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Update, 4:30 p.m. PST: Star of the It remake and Stranger Things Finn Wolfhard has fired Tyler Grasham from representing him. According to The Hollywood Reporter, Grasham is currently on leave from his agency pending an internal investigation into the matter.
Blaise Godbe Lipman is a film director, screenwriter and actor. He began his career acting on series such as The Office, Weeds, CSI: NY, Hawaii 5-0, numerous Disney programs, TV movies and acclaimed dramas. Earlier this week, the former teen actor publicly accused a Hollywood agent of sexual assault on his social media.
The agent accused is Tyler Grasham, who Lipman says he met when he was 17 or 18 years old. He said he was assaulted the summer he turned 18, but “cannot recall if the date of the assault was before or after his birthday.”
Grasham is an agent at the prestigious Agency for the Performing Arts (APA), a talent agency with offices in Los Angeles, Nashville, New York, Atlanta, Toronto and London. The agency currently represents Kate McKinnon and Mira Sorvino. Grasham is an agent dedicated to up-and-coming young talent, and currently represents Finn Wolfhard, the 14-year-old from Stranger Things and It, as well as Keegan Allen from Pretty Little Liars and King Cobra.
Lipman told TheWrap he first met Grasham at APA’s office and later they had another meeting at a restaurant where he “got me drunk.” The assault happened at Grasham’s home after that dinner, Lipman said. After the assault, he says Grasham recruited friends of his to call Lipman and berate him or pressure him to stay silent.
In response to Blaise’s allegations, APA plans to hire a third-party firm to investigate the allegations. A spokesperson for the agency told The Wrap, “APA takes these allegations extremely seriously and is investigating this matter.”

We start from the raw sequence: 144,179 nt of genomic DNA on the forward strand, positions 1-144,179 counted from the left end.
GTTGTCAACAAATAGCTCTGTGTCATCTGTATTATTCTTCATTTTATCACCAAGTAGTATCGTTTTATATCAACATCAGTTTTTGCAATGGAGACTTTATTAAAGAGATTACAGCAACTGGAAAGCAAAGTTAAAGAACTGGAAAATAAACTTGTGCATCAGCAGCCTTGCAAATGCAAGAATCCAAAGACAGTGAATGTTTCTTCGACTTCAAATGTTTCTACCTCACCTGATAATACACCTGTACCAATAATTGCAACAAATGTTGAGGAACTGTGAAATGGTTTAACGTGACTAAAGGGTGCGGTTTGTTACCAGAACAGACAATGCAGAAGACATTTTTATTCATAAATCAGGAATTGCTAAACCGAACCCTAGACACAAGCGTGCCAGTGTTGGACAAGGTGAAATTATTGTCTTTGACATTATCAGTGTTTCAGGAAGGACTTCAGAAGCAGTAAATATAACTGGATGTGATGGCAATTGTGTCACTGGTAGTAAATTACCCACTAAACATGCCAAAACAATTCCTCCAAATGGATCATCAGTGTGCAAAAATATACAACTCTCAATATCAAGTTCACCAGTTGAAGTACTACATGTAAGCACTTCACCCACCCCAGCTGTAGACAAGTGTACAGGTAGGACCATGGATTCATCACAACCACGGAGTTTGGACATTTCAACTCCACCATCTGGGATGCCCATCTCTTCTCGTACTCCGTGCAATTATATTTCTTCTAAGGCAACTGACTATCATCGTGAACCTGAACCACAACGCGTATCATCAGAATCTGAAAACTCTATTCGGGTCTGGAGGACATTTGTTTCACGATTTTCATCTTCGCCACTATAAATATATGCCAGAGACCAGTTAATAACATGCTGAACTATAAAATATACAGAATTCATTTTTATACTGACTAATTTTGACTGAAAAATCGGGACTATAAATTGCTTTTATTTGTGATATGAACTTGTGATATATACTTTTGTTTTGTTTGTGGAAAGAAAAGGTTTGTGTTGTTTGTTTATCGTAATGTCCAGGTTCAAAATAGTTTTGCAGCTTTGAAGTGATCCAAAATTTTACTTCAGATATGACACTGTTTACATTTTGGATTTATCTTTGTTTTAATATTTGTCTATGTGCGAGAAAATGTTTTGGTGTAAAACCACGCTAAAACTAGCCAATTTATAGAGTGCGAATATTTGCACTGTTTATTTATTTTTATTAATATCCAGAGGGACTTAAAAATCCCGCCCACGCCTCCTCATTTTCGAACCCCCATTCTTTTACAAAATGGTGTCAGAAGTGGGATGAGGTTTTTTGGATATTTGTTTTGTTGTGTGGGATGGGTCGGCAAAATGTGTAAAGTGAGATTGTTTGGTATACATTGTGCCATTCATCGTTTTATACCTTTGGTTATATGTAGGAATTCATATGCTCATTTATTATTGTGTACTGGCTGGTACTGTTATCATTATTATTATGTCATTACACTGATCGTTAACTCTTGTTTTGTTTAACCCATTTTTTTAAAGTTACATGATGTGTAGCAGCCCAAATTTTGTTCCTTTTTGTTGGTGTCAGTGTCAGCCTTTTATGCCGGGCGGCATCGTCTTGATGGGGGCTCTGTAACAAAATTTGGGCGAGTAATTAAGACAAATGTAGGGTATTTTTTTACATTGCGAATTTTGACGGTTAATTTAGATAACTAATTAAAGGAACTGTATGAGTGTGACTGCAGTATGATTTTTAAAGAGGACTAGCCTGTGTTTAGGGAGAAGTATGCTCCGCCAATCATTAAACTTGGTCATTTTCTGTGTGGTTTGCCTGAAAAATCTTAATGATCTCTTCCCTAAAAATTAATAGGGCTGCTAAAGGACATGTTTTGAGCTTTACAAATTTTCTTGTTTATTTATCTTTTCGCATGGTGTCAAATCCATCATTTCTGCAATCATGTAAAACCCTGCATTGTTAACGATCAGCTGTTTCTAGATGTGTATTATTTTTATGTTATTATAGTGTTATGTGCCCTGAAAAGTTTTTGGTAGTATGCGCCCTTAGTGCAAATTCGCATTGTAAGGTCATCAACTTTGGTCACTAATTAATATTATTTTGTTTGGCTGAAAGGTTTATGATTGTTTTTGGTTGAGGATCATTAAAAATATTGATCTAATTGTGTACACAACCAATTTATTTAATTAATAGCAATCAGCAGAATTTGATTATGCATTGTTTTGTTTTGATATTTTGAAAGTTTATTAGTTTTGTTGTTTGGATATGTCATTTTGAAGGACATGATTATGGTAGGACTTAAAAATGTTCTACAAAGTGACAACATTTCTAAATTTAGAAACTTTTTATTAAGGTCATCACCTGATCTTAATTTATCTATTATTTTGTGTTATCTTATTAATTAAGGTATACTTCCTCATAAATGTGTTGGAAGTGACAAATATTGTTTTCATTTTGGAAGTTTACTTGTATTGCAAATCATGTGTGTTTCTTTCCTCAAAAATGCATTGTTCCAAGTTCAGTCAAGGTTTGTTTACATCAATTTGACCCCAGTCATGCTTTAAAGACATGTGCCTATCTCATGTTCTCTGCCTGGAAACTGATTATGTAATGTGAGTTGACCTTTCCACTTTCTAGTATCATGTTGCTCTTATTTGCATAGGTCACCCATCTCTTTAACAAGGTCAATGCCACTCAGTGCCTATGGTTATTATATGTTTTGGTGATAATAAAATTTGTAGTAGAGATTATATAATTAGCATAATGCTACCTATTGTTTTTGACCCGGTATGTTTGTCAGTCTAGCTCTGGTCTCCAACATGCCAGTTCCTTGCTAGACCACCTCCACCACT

However, when asked about Grasham’s current employment status, the rep said APA doesn’t comment on “confidential personnel matters.” Grisham deleted his Facebook and Instagram since the post went up.
See Lipman’s entire post about Tyler Grasham here:
Yesterday I posted my “me too” contribution, briefly sharing my experience with sexual assault at the hands of a man in a position of power in the entertainment industry. I didn’t name names, just the company he worked for. People poured out of the woodwork in private message, aware of who I must be talking about. His reputation was enough, I didn’t have to say his name.
We haven’t had any correspondence in a decade, and aren’t friends on FB, yet today, out of the blue, he “pokes” me. He must have been made aware of the post by one of our many mutuals. Was his poke passive agressive? An abuser making himself known, a quiet threat? An admission of guilt with a smirky, ‘just try me’ ? I don’t know and I don’t care. It felt gross.
And it was the tipping point that made me me want to open up in a real frank way. His name is Tyler Grasham, an agent at APA Agency.
The positive thing about the attention the Weinstein scandal has had, is it’s no longer about Harvey. The conversation has moved on to the size of this epidemic and how to dismantle the system that protects these predators. And it’s given space and courage for victims to speak up, against their abuse. This is bigger than Weinstein.
The “poke” reminded me about Tyler’s harassment after the ordeal. He told me I’d never work in this biz. He’d have his friends drunklenly call me and berate me. I didn’t do anything at the time. I was young and desperately wanted acceptance within my industry. His threats felt very real. Although my initial reaction yesterday and today was to not make this about me, there’s no better time. Tyler Grasham is still working at APA, where’s his been representing children and teenagers for the last ten years since this happened.
Tyler Grasham, under the pretense of a business meeting regarding potential agency representation at APA Agency, fed me alcohol while I was underage and sexually assaulted me. APA Agency has kept this man employed, working with kid actors. I find it incredibly difficult to believe they do not know of his predatory behavior, using his position within the company to prey on naive kids. Although his power in this biz is no where near Weinstein level, the collective power of agents is massive. I hope the light that’s shed by the newly empowered victims who are coming forward, makes predators think twice. Change is slow but I hope this is a big jump start.
Photo by John Anthony Sutten via IMDB